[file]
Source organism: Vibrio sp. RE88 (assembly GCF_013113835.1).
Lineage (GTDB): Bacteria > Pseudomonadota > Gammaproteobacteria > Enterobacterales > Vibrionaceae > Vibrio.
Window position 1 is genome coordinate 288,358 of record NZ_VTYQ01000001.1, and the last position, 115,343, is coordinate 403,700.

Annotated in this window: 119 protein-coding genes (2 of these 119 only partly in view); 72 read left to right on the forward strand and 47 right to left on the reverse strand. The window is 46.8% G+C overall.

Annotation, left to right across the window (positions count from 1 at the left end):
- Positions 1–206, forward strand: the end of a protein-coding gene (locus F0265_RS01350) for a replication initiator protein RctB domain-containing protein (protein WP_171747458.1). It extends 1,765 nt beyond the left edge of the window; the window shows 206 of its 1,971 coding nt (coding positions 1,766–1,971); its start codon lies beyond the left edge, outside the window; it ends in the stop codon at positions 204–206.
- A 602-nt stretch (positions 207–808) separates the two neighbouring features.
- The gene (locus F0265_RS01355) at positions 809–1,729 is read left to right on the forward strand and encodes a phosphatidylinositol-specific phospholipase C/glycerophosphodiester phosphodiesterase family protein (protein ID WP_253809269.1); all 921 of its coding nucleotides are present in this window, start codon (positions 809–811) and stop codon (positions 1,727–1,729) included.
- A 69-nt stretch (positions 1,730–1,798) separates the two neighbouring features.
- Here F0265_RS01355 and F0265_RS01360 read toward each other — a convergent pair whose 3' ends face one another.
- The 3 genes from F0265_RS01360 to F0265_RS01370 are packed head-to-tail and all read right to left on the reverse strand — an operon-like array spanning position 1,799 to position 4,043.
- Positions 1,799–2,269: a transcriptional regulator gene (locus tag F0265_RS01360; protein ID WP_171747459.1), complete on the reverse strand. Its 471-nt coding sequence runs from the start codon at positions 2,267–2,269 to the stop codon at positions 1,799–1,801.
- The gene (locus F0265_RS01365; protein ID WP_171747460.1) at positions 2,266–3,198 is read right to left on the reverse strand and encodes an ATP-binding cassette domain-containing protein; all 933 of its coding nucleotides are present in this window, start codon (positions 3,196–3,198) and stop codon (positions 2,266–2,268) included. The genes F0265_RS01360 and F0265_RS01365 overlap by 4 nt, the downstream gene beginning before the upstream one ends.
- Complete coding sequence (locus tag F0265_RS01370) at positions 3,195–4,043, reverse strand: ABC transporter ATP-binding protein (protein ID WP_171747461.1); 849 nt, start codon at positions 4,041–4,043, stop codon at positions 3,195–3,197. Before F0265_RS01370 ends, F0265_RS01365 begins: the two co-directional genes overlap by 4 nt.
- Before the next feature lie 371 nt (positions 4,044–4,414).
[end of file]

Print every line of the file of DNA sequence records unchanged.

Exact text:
Source organism: Vibrio sp. RE88 (assembly GCF_013113835.1).
Lineage (GTDB): Bacteria > Pseudomonadota > Gammaproteobacteria > Enterobacterales > Vibrionaceae > Vibrio.
Window position 1 is genome coordinate 288,358 of record NZ_VTYQ01000001.1, and the last position, 115,343, is coordinate 403,700.

Annotated in this window: 119 protein-coding genes (2 of these 119 only partly in view); 72 read left to right on the forward strand and 47 right to left on the reverse strand. The window is 46.8% G+C overall.

Annotation, left to right across the window (positions count from 1 at the left end):
- Positions 1–206, forward strand: the end of a protein-coding gene (locus F0265_RS01350) for a replication initiator protein RctB domain-containing protein (protein WP_171747458.1). It extends 1,765 nt beyond the left edge of the window; the window shows 206 of its 1,971 coding nt (coding positions 1,766–1,971); its start codon lies beyond the left edge, outside the window; it ends in the stop codon at positions 204–206.
- A 602-nt stretch (positions 207–808) separates the two neighbouring features.
- The gene (locus F0265_RS01355) at positions 809–1,729 is read left to right on the forward strand and encodes a phosphatidylinositol-specific phospholipase C/glycerophosphodiester phosphodiesterase family protein (protein ID WP_253809269.1); all 921 of its coding nucleotides are present in this window, start codon (positions 809–811) and stop codon (positions 1,727–1,729) included.
- A 69-nt stretch (positions 1,730–1,798) separates the two neighbouring features.
- Here F0265_RS01355 and F0265_RS01360 read toward each other — a convergent pair whose 3' ends face one another.
- The 3 genes from F0265_RS01360 to F0265_RS01370 are packed head-to-tail and all read right to left on the reverse strand — an operon-like array spanning position 1,799 to position 4,043.
- Positions 1,799–2,269: a transcriptional regulator gene (locus tag F0265_RS01360; protein ID WP_171747459.1), complete on the reverse strand. Its 471-nt coding sequence runs from the start codon at positions 2,267–2,269 to the stop codon at positions 1,799–1,801.
- The gene (locus F0265_RS01365; protein ID WP_171747460.1) at positions 2,266–3,198 is read right to left on the reverse strand and encodes an ATP-binding cassette domain-containing protein; all 933 of its coding nucleotides are present in this window, start codon (positions 3,196–3,198) and stop codon (positions 2,266–2,268) included. The genes F0265_RS01360 and F0265_RS01365 overlap by 4 nt, the downstream gene beginning before the upstream one ends.
- Complete coding sequence (locus tag F0265_RS01370) at positions 3,195–4,043, reverse strand: ABC transporter ATP-binding protein (protein ID WP_171747461.1); 849 nt, start codon at positions 4,041–4,043, stop codon at positions 3,195–3,197. Before F0265_RS01370 ends, F0265_RS01365 begins: the two co-directional genes overlap by 4 nt.
- Before the next feature lie 371 nt (positions 4,044–4,414).